The magic number for the House is 218.
Across party lines, everyone awaits tonight’s election results with bated breath. Democrats have a shot at winning the House back, and though the Senate is technically open for discussion too, Dems have a much better shot at gaining control of the former, according to experts.
From sea to shining sea, there are many close races and questionable outcomes, leading to an evening of nail-biting and deep breathing all around. Keep reading for a quick guide to the races you should pay the closest attention to tonight—and why.
First of all, with 435 seats in the House of Representatives, the first party to hit 218 seats as election results roll in tonight wins. Right now, Republicans have 240 seats, and Democrats have 195. If Dems can win 23 spots, they’ll control the House. Thing is, there are about 75 seats that are up for grabs, meaning they’re super competitive, as per race ratings from the Cook Political Report. It could be anyone’s race tonight.
As to the Senate, Republicans have a much better chance of keeping control. Almost all of the most pivotal Senate spots are unfolding in very conservative areas, such as North Dakota, Missouri, and Indiana, where Trump won by leaps and bounds and where the Democratic incumbents could possibly give up seats to Republicans.
The close races and major anxiety tonight aren’t just restricted to the House and the Senate (as if that weren’t enough!). We’re also keeping a keen eye on the outcome of gubernatorial races in hotly contested states such as Florida and Georgia.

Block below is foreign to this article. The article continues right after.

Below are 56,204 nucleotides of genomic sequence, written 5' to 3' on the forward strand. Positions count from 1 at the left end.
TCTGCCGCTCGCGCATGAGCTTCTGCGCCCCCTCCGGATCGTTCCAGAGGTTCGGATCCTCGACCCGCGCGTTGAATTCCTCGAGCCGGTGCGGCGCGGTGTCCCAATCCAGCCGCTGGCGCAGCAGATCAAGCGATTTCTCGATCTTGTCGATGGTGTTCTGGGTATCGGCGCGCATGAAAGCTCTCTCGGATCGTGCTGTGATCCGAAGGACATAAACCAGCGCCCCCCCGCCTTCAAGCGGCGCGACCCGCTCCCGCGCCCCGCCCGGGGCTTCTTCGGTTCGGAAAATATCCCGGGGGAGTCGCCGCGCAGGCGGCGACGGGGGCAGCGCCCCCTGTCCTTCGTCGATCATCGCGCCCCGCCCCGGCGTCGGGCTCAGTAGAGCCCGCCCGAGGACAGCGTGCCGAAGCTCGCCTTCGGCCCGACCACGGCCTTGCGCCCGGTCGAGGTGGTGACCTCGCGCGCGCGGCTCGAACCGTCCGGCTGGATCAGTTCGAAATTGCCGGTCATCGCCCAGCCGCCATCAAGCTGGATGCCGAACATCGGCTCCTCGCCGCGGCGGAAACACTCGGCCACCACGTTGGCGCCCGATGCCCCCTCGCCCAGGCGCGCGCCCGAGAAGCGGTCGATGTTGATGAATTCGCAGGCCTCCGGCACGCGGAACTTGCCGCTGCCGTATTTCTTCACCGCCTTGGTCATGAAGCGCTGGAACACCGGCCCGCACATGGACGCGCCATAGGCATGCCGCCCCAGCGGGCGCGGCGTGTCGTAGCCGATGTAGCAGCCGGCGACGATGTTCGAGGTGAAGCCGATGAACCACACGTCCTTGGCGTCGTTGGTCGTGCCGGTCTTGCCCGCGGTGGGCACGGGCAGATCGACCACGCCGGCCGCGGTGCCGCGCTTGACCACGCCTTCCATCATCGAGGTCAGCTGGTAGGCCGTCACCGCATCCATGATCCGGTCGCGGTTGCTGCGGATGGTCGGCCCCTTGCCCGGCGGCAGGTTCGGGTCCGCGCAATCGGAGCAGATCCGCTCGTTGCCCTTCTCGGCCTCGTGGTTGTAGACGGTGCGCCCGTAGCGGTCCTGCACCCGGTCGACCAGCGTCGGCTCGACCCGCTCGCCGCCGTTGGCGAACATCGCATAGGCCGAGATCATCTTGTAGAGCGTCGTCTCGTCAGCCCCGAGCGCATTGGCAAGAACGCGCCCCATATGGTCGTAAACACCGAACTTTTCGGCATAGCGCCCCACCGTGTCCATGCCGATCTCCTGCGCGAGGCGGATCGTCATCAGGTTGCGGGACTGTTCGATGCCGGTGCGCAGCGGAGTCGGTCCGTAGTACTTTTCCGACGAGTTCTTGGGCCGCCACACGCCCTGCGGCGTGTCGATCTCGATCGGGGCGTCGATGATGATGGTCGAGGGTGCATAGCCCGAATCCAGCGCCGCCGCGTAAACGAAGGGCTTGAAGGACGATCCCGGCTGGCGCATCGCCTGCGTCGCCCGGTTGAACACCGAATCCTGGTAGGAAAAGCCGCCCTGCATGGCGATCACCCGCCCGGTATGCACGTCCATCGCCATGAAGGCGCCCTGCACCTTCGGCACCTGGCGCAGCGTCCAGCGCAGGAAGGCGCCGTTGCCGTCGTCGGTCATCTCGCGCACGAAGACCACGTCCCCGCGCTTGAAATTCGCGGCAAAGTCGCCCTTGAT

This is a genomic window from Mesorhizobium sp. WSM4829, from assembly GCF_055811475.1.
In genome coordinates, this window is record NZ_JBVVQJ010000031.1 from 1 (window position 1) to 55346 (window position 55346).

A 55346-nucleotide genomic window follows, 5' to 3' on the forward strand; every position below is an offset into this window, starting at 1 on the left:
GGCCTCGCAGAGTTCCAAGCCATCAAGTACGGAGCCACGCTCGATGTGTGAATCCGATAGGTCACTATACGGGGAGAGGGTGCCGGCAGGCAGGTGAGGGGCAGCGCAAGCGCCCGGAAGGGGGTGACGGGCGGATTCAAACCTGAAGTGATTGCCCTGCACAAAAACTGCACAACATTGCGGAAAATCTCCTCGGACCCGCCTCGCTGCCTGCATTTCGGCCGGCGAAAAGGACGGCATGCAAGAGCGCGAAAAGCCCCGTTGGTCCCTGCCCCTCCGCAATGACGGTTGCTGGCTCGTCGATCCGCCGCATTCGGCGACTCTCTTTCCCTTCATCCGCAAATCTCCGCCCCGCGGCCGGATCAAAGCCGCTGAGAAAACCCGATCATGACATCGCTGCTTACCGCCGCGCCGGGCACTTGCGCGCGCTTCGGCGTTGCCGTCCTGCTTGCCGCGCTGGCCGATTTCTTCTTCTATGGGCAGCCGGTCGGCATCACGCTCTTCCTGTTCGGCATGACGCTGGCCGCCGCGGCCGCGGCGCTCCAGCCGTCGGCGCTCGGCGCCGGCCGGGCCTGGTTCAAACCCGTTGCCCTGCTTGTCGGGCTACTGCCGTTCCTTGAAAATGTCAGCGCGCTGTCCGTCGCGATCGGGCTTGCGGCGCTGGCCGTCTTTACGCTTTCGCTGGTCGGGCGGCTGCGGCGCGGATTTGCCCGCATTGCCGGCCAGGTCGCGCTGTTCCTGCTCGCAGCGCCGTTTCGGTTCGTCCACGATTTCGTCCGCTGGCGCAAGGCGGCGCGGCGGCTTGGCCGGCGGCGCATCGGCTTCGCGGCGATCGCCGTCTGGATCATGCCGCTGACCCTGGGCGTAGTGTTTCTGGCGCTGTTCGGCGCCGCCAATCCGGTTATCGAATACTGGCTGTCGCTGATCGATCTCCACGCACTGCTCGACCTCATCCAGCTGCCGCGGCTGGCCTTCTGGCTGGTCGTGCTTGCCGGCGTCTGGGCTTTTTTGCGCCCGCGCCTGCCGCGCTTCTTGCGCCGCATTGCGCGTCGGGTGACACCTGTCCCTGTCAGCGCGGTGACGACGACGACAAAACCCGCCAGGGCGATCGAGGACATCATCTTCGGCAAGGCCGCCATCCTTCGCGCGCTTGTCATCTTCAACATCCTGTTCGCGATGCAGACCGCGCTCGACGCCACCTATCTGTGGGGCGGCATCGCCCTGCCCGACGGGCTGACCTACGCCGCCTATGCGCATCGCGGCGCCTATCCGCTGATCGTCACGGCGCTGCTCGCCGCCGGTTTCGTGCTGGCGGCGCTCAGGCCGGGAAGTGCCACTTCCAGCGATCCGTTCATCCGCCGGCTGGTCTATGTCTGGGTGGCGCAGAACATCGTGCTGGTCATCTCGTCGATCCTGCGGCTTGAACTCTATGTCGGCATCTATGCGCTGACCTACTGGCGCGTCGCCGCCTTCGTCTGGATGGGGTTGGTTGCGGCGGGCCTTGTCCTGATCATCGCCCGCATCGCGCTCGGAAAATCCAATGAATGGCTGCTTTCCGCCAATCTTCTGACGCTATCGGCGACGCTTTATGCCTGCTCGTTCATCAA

Florida could be poised to elect Andrew Gillum, who would be the state’s first black governor. As he put it himself last week at a rally, where he shared the stage with former President Barack Obama: “Are y’all ready to flip Florida blue?” Gillum is running against Representative Ron DeSantis, who has been called out for disparaging comments about his opponent.
In neighboring Georgia, there’s another tight race for governor between Stacey Abrams, a Democrat who would be the first black woman to be governor in the country, and Brian Kemp, a Republican who is also the current secretary of state in Georgia. One former Republican congressman has called this race the most intense he could remember since 1966, when the General Assembly had to settle the governor’s race.
Tonight we’re gathering with friends to watch it all unfold in real time. If you need a guide to the states to keep an eye on, head here or here. And remember: No matter what happens tonight, know that your vote mattered.
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